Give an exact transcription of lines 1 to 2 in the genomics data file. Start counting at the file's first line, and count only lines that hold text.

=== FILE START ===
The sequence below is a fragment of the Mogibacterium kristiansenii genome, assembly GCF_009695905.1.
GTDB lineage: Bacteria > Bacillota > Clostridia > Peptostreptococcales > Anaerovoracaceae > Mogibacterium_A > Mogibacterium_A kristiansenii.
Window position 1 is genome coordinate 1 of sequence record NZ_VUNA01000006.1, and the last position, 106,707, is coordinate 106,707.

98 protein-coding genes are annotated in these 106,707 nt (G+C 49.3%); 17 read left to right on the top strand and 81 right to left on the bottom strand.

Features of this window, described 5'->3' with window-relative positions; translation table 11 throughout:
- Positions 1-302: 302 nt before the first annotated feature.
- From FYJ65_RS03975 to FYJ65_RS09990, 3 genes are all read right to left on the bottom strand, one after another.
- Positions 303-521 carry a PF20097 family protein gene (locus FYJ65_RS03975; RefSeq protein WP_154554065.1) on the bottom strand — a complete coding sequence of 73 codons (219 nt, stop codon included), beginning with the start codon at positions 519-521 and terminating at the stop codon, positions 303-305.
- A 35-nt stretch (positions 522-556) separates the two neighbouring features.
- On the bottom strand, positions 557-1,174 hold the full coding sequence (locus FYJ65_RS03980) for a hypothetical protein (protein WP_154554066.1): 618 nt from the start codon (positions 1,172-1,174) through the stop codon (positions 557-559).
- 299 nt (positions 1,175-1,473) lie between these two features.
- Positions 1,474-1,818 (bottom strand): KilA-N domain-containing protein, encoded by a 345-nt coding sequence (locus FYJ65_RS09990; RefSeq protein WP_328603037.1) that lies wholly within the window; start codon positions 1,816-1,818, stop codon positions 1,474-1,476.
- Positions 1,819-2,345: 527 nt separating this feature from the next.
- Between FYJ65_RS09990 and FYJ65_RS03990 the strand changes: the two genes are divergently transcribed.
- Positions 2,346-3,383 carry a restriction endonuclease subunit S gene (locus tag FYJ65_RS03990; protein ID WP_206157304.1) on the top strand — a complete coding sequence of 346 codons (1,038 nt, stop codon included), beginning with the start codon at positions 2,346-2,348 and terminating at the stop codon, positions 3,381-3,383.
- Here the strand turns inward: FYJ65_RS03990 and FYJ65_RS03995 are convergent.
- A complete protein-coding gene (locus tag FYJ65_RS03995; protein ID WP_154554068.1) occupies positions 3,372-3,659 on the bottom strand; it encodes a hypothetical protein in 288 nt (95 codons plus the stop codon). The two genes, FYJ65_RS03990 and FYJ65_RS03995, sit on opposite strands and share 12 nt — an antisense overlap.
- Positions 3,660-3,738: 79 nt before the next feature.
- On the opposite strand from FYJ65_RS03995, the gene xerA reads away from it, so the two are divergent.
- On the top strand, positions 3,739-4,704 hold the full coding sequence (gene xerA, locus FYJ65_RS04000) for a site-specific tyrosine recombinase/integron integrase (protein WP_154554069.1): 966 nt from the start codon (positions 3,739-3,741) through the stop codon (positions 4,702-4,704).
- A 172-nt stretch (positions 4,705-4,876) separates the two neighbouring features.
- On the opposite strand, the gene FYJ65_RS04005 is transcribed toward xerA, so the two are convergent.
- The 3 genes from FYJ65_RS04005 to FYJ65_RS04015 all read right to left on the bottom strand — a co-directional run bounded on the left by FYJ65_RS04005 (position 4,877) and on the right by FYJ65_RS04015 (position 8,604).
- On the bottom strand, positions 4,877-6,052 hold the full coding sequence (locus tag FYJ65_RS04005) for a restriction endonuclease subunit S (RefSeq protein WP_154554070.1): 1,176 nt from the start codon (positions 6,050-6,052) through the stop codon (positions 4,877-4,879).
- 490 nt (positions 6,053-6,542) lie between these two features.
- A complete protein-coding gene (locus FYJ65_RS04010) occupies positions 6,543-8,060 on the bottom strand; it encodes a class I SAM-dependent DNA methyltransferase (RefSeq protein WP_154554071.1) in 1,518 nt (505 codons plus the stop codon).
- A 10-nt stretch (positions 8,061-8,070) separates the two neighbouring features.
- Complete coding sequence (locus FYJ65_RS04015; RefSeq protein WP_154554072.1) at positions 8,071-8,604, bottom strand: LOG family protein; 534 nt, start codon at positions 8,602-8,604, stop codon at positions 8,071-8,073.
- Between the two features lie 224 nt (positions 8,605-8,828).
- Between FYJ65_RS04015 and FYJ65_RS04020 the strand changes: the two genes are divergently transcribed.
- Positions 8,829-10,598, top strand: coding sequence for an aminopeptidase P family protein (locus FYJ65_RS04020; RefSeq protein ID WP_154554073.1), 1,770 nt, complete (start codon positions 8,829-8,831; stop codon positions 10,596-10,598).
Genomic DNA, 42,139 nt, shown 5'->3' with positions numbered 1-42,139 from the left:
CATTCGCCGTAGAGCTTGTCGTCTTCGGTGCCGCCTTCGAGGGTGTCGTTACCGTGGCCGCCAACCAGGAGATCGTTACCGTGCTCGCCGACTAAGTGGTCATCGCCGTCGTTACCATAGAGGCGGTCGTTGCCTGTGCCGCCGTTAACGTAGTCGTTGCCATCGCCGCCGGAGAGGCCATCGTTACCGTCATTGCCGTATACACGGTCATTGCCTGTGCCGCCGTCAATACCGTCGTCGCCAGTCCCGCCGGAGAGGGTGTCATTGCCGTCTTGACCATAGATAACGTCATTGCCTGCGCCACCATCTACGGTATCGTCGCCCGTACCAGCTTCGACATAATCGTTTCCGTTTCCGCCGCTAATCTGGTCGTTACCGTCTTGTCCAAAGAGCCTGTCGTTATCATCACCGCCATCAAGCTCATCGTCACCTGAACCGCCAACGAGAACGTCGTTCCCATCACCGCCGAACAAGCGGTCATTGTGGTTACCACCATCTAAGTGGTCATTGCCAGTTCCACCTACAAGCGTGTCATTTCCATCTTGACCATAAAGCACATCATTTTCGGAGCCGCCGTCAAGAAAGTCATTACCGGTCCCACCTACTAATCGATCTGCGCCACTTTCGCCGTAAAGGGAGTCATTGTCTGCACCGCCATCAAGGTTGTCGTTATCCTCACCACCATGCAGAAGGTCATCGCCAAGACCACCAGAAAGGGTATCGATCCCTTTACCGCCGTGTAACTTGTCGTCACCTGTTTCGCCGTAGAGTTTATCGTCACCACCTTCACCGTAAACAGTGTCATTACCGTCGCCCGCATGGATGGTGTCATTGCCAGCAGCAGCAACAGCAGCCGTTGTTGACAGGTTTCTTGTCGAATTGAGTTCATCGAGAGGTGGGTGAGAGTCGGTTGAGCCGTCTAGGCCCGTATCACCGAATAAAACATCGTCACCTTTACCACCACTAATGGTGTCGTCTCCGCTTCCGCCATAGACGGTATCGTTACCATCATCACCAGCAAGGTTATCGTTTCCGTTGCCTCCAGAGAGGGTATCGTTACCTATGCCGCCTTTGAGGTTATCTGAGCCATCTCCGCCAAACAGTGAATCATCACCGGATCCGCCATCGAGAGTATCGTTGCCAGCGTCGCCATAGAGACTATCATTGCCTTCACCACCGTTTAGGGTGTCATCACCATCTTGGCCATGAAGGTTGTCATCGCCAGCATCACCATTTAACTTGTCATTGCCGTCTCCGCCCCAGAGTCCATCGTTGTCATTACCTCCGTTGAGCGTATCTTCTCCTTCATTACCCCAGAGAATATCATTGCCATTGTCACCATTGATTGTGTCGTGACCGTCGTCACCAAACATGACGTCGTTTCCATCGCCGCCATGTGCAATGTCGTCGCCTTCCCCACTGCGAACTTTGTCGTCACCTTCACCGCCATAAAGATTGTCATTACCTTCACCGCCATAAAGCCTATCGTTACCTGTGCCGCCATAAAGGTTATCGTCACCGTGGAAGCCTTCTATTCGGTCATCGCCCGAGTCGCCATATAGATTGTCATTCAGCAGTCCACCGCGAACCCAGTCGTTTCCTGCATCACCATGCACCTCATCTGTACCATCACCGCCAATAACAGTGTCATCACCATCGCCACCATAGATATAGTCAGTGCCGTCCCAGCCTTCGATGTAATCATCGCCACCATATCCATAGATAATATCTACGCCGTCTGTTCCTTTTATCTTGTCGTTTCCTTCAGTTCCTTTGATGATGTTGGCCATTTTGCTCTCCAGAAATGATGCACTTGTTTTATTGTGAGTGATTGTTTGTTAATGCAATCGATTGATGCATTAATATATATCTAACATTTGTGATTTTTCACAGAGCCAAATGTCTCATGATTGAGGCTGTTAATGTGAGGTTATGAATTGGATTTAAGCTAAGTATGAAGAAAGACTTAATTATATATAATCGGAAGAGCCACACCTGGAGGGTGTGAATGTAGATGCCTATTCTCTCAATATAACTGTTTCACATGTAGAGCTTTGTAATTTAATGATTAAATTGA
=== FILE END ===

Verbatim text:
The sequence below is a fragment of the Mogibacterium kristiansenii genome, assembly GCF_009695905.1.
GTDB lineage: Bacteria > Bacillota > Clostridia > Peptostreptococcales > Anaerovoracaceae > Mogibacterium_A > Mogibacterium_A kristiansenii.